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  • Hand luggage when you first arrive in the UK

    Different airports have different methods for dealing with security, but for flying to and from the UK the following carry-on restrictions currently apply to passengers entering the departure area:

    • two bags, no larger than 56cm x 45cm x 25cm (though different airlines may require smaller items)
    • no liquids, gels, pastes, or creams over 100ml
    • no blades over 6cm
    • diverse forbidden items (that you obviously shouldn’t be carrying onto a plane with good intention)

    Full and up-to-date details of these regulations can be found on the Heathrow Airport website. There are also different regulations governing checked-in/hold baggage.

    Security of personal items

    You should ensure that you have all the necessary documentation regarding your student visa in your hand baggage – not in your check-in baggage! Keep your passport, wallet, credit cards, and other essential and valuable items on your person when in your departure or arrival airport. If you are carrying cash, please ensure that this is safely stowed and out of sight. Do not put these precious items down while having a snack or a drink! Be vigilant!

    Items to pack in your hand luggage

    If you are entering UK as a Tier 4 (General) student visa you will need the following documents in your hand luggage as you may be asked to produce these when you pass through immigration on arrival in UK:

    • offer/confirmation letter
    • CAS document from Sparsholt College
    • accommodation confirmation letter
    • proof of financial means, or an updated statement from the bank you used to support your application
    • the original certificates for all the qualifications that were listed in your CAS document, including any translations
    • any other documentation that you think may be in any way helpful when you report to immigration at the airport, enrol at Sparsholt College, or when you open a bank account in the UK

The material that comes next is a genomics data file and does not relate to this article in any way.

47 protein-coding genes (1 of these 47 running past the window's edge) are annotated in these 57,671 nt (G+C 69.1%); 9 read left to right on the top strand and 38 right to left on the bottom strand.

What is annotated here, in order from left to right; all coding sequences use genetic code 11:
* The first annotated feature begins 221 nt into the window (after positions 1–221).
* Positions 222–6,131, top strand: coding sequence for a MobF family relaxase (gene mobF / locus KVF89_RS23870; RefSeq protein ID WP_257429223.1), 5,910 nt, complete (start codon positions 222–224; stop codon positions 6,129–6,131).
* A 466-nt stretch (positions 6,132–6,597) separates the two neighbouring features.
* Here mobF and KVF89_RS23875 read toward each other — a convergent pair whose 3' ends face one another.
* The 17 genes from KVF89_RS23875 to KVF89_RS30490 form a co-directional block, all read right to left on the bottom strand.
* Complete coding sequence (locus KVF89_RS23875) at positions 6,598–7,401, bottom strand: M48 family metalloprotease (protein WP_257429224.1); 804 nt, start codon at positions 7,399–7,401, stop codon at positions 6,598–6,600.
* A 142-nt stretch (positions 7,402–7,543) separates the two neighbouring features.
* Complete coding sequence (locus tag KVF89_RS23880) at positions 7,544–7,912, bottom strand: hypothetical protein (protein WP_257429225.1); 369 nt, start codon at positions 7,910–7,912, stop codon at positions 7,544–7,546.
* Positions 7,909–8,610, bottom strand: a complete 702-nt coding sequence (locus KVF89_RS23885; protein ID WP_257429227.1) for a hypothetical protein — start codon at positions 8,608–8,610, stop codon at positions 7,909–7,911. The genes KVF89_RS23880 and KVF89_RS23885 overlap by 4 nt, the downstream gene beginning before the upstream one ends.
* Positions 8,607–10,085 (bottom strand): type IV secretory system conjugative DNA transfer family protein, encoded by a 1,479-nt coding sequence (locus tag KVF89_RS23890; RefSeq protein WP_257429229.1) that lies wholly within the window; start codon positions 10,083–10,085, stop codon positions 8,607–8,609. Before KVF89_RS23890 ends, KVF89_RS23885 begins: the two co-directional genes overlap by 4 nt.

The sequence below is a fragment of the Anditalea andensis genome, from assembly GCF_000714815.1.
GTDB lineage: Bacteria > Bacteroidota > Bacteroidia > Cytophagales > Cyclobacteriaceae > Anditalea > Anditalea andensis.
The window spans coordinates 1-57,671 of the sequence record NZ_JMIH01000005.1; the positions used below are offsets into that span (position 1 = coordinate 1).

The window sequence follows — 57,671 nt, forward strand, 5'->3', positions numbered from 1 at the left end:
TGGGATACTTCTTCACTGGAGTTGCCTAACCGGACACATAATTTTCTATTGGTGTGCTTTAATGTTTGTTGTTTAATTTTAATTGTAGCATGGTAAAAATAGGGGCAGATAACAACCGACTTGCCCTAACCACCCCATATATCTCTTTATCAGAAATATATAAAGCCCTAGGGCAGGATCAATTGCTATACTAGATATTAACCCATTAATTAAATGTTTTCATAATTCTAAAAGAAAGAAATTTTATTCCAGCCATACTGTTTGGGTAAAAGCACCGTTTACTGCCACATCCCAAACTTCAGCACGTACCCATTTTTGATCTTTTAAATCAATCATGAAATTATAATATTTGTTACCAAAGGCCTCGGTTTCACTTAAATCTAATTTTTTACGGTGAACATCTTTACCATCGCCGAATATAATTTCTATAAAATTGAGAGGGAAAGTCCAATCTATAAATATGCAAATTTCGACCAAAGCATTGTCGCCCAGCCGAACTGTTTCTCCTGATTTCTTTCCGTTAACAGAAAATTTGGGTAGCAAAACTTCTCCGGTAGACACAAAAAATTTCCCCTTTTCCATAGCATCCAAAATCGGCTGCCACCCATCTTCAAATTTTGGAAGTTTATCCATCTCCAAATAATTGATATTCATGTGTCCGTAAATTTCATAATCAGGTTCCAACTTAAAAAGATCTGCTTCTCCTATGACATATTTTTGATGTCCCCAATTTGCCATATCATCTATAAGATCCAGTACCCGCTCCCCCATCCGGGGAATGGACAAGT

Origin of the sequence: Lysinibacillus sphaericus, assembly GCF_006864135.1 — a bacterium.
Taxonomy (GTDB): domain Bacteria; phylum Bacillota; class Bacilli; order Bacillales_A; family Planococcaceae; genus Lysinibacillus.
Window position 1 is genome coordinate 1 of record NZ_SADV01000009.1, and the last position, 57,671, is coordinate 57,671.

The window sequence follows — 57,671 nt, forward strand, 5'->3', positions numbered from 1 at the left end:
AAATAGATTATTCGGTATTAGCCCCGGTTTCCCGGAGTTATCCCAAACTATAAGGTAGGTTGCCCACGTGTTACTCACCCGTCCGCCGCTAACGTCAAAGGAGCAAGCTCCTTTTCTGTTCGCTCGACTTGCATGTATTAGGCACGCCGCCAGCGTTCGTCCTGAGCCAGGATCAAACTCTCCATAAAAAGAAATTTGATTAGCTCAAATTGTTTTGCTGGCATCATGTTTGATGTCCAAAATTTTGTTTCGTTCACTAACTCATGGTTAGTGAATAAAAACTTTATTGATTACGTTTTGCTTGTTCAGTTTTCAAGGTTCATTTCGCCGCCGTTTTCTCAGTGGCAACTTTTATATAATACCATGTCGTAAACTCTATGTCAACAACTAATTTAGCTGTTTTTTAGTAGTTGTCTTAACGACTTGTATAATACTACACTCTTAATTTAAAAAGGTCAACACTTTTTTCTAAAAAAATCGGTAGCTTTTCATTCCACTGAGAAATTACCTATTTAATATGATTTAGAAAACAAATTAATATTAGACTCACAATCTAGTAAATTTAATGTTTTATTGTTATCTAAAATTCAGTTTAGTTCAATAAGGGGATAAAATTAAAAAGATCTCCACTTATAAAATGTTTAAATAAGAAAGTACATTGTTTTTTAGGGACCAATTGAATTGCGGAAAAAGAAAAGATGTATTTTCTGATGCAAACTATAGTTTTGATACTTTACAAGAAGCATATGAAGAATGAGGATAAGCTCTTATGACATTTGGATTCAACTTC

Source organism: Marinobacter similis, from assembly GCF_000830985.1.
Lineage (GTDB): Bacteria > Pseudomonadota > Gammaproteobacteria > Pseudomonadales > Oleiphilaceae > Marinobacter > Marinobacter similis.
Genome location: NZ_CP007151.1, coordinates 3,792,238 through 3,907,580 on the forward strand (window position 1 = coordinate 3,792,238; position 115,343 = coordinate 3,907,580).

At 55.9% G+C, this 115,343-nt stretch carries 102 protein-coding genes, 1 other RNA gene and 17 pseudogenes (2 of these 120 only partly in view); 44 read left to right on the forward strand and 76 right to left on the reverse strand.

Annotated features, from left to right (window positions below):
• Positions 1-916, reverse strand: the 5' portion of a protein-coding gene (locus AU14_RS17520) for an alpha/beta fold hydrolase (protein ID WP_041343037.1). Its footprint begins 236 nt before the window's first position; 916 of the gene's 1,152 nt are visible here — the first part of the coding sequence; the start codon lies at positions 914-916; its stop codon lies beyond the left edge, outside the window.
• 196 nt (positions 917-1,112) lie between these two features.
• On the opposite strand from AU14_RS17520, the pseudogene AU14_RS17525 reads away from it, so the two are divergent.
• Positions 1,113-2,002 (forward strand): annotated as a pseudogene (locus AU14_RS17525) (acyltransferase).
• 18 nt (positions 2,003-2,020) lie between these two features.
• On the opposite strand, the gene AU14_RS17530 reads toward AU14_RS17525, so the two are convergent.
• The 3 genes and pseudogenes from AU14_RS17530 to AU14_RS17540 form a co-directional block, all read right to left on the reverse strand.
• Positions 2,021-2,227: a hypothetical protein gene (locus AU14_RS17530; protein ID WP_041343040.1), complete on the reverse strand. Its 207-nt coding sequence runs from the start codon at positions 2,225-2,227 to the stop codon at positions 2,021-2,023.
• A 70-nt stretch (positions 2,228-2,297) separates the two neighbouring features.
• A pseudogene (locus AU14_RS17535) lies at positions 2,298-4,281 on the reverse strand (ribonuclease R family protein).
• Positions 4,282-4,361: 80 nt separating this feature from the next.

• TB certification – if you are coming from a country where tuberculosis (TB) is endemic you may be required to undergo TB screening on arrival in the UK. But you can avoid this if you have already undergone screening and have a valid TB certificate from your own country. Please ask about this at your local UK visa office. Full details are available here

    It is also a very good idea to keep a clear photocopy of your passport information and current visa pages in your check-in/hold baggage, along with copies of all the other documentation that you bring in your carry-on baggage.

    Money you will need while you are waiting for your new UK bank account

    You will need to bring with you cash, traveller’s cheques, credit or debit cards, to use for the first few weeks while you wait for your new bank account, and a banker’s draft to deposit monies into your new account.

    Body scanners (on leaving UK)

    The UK government states that, “for the benefit of all passengers’ security, passengers may be required to be screened using security (body) scanning equipment.” You can find out more about body scanners here.

    Carrying items for other people

    Do your own packing and do not carry items for other people. When you check-in at your departure airport you will be asked whether you did your own packing and whether you are carrying any items for other people. And if you are subject to a customs search on arrival in the UK you will be asked the same questions.

    Bringing food items into the UK

    Different regulations apply on importing food items into the UK depending on whether your journey starts (but not connects) within or outside the European Union (EU). If your journey starts in the EU, “you can bring any fruit, vegetables, meat, dairy or other animal products (for example, fish, eggs and honey) into the UK if you’re travelling from a country within the EU.”

    However, if your journey starts outside the EU, “you can’t bring meat, meat products, milk, dairy products or potatoes into the UK from most countries outside the EU.” See the UK.GOV website for more details.

  • Heathrow Airport (LHR)